Tuesday, February 18, 2014

New Crops for 2014!

2014 CSA New Crops and Varieties

In between shoveling snow, getting extra straw to keep the animals warm, and chopping down some of the dead trees in our own woods to keep ourselves warm, we've also been picking out new seeds and crops for the coming CSA season! With the seeds ordered and on their way, we thought we'd brighten everyone's cold day with the hope of a fruitful season to come.

Cold Season Vegetables

For cool season crops we'll be seeing a return of carrots, beets, lettuce, spinach, arugula, cut lettuce mix, kohlrabi, kale, radishes, swiss chard and turnips. Our cold season crops didn't do that well last year because the ground they were planted in wasn't tilled enough, resulting in a hard pan that the roots had difficulty penetrating. This year we're planning on seeing much more of these crops, and those that we struggled with last year--broccoli, cabbage, leeks, onions, snap peas, and potatoes as well. New cold season crops we're adding this year are celery, cauliflower, parsnips, and shallots! We are planning a summer planting of our favorite cool season crops in the partially shady spot by a hedgerow, so that hopefully we can extend the season and have fresh salad and greens for longer into the  season!

Albion Parsnips

Parsnips-Parsnips are a root vegetable related to the carrot, it's long tuberous root has cream-colored skin and often becomes sweeter in flavor after winter frosts. It was used as a sweetener before the arrival in Europe of cane sugar and beets. The parsnip is usually cooked but can be eaten raw, it is high in vitamins and minerals, especially potassium, and also contains antioxidants and dietary fiber. 

Saffron Shallots

Shallots-Shallots are part of the allium family with onions, leeks, and garlic. Shallots have a brown skin covering faded purple crunchy layers inside. They taste less bitter than onions, and when cooked take on a sweet edge. They ca be used raw in salad dressings, and are delicious with asparagus, mushrooms, swiss chard and peas. Also pairs well with chicken and pork! 

Ruby Queen Corn

Warm Season Vegetables

For warm season crops we'll be seeing a return of some of our favorites, as well as some new varieties for everyone to try. We'll be seeing green beans, corn, cucumbers, eggplant, okra, peppers (bell, sweet snacking, cayenne, habanero, jalapeno, ancho, and anaheim) pumpkins, summer squash, tomatoes, and winter squash again. We'll also be growing some tomatoes, eggplant, cucumbers and peppers in the greenhouse, so we will see them even earlier in our shares this year!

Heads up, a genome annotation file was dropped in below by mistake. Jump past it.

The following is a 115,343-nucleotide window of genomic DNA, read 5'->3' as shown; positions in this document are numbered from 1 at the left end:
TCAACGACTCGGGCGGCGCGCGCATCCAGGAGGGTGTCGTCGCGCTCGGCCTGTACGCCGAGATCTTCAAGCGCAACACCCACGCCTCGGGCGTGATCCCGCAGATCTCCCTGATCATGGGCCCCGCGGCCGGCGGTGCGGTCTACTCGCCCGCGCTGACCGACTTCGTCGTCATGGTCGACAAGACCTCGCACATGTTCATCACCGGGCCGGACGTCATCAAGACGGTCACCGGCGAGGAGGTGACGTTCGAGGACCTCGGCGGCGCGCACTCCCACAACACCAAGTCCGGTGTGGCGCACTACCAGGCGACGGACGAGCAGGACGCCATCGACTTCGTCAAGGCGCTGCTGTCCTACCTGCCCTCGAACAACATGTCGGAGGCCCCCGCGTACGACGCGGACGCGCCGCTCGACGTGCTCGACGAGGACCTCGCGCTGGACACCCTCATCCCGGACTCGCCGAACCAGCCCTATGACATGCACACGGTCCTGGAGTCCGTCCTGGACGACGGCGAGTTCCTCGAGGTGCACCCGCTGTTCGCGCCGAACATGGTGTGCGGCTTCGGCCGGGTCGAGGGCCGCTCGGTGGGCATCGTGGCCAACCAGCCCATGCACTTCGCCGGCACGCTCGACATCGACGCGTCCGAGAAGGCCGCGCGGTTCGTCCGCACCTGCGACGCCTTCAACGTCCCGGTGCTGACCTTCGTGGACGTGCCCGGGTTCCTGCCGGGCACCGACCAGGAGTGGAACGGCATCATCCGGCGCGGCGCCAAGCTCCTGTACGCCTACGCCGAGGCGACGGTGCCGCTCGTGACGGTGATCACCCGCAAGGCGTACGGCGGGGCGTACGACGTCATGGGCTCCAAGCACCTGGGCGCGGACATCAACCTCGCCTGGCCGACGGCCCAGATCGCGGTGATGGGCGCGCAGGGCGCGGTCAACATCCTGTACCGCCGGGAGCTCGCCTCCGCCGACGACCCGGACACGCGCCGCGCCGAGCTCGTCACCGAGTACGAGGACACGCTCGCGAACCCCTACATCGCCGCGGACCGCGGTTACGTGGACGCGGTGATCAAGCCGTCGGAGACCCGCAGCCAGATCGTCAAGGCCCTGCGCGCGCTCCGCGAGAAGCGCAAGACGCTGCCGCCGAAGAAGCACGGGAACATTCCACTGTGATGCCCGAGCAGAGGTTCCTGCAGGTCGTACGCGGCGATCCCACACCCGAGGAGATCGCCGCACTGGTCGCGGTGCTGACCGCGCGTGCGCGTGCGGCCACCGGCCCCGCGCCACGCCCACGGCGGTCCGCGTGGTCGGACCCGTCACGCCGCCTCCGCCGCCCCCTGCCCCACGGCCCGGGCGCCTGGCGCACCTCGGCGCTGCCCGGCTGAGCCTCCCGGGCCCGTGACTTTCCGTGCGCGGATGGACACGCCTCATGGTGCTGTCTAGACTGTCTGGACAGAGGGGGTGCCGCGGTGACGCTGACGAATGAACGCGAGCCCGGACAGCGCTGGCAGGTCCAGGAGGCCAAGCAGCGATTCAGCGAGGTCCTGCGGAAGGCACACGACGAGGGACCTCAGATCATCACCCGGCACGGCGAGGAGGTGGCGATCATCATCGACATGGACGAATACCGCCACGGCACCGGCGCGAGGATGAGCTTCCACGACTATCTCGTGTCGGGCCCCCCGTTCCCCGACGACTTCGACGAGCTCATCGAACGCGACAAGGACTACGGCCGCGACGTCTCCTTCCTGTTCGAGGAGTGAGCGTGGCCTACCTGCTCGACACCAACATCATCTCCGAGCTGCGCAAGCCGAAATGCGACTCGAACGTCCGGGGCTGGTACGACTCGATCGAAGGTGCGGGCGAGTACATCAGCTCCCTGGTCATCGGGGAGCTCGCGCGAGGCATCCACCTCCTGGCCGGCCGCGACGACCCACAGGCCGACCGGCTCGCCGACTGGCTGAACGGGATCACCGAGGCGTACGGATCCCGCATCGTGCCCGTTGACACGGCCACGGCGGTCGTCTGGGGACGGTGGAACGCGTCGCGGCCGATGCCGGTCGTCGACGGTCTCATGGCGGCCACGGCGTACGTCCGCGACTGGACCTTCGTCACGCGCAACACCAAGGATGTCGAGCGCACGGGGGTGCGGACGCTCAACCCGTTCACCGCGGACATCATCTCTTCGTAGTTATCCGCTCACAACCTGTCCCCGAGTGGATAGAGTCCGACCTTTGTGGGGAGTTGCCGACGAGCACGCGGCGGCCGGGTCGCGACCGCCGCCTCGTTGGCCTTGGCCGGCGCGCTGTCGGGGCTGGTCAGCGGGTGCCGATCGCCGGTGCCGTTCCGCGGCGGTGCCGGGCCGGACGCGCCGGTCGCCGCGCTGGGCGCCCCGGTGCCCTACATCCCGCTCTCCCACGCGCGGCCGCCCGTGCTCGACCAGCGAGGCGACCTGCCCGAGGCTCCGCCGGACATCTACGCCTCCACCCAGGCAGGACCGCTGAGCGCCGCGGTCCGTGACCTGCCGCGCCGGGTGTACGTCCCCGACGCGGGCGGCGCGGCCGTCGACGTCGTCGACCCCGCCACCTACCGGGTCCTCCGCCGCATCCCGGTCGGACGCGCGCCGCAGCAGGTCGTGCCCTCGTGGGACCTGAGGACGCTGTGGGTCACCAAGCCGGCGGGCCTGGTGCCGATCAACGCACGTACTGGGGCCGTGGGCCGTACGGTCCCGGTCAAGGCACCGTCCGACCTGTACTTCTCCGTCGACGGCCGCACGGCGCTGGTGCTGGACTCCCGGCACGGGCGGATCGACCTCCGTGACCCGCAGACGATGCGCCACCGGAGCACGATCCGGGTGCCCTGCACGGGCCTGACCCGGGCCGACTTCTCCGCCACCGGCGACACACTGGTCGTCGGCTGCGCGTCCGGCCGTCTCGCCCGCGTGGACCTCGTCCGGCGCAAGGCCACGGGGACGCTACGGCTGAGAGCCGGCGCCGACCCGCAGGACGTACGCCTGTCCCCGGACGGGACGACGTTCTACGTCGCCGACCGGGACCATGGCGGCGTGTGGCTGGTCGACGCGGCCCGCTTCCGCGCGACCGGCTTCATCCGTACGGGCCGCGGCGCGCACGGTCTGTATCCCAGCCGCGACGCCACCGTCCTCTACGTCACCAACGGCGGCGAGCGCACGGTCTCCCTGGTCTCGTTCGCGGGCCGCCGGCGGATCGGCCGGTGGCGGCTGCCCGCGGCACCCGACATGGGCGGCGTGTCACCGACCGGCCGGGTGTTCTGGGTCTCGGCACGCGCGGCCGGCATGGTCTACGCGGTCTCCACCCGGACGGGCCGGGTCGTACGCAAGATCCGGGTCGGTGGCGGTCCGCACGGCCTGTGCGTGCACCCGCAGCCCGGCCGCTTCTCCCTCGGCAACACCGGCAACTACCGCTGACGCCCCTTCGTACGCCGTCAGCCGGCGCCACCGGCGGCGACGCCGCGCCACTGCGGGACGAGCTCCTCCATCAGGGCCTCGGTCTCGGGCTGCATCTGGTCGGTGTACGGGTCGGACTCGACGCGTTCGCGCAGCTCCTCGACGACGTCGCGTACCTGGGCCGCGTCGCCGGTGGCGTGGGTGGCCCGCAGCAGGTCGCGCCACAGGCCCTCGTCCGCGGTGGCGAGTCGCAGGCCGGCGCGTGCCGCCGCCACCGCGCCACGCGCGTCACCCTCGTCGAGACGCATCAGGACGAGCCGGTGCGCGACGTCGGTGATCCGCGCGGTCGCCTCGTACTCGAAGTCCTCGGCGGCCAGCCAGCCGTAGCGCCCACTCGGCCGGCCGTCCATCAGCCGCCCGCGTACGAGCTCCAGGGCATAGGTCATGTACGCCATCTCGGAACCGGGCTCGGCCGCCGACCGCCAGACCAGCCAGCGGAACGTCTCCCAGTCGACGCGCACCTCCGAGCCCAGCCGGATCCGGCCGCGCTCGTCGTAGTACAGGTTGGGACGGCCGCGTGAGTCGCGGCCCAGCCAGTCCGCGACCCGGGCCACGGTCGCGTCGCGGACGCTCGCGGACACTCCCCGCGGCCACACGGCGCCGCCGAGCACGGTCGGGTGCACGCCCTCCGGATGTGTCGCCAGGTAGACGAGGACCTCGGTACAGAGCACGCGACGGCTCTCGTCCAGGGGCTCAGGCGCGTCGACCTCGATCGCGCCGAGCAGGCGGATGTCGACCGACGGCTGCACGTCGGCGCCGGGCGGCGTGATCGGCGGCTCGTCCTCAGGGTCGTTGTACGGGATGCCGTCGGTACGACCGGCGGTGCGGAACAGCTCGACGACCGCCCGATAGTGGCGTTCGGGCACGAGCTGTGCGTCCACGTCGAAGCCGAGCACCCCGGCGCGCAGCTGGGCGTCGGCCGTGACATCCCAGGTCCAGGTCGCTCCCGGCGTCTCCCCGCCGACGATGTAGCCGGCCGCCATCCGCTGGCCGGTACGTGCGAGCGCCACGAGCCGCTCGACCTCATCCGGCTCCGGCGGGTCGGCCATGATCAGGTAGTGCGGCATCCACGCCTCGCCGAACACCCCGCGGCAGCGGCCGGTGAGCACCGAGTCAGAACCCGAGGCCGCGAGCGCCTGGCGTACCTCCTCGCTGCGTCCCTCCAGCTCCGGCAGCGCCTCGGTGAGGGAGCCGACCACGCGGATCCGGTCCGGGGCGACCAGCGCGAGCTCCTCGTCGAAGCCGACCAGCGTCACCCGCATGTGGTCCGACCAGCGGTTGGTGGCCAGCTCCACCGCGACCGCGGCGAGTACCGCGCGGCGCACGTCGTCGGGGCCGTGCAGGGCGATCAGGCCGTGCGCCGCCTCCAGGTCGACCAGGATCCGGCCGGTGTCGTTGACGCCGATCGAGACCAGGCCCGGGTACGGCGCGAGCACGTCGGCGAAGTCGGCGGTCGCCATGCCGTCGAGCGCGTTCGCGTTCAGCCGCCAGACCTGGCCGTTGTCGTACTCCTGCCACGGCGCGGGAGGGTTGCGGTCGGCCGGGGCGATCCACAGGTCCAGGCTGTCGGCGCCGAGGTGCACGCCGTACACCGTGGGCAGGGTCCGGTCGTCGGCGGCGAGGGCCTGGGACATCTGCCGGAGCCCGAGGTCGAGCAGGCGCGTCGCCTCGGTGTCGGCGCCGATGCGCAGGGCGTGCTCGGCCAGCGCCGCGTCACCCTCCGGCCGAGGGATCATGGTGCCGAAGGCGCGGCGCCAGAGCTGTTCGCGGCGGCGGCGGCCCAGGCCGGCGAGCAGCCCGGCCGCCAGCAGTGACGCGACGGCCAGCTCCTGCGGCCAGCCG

Ruby Queen Corn-We picked up a small packet of this in a store, purely on chance last year. Come corn-picking time, it was quickly selected as our favorite out of all the corn varieties we'd grown. Beautiful red kernels, but the flavor! Extra sweet and juicy, last year Farmer Don and Farmer Figgins consumed the entire patch, what little survived the storm that took out most of our corn, out in the fields, fresh off the stalk. But this year we're planning it to be our primary corn variety, just wait till you try it!

Excelsior Cucumbers-As well as doing slicing and lemon cucumbers, we're also adding pickling cucumbers to the field and greenhouse this year! We've bought a special variety, Excelsior, that does especially well trellised in greenhouses, for early cucumbers and pickles!

Excelsior pickling cucumbers

Purple Tomatillo-AKA husk tomato, jamberry, husk cherry, or Mexican tomato. Tomatillos are in the same family as tomatoes and peppers and cape gooseberries, they bear a tiny green or purple fruit inside a paper-like husk. The fruit has a tart flavor is often eaten boiled, fried, or steamed, and are the central ingredient in green sauces and chiles. The purple varieties, like the one we will be trying this year, often have a slight sweetness, so are somewhat more suitable for fruit-like uses like jams and preserves!

Purple Tomtatillos 
Delicata Squash- A unique squash with distinctive dark green stripes on a yellow background, with orange-yellow flesh inside. Also known as peanut squash, Bohemian squash, or sweet potato squash. It belongs to the same species as summer squash but is considered a winter squash. The flesh can be baked, microwaved, sauteed or steamed, or stuffed with meat or vegetable mixtures!

Delicata Squash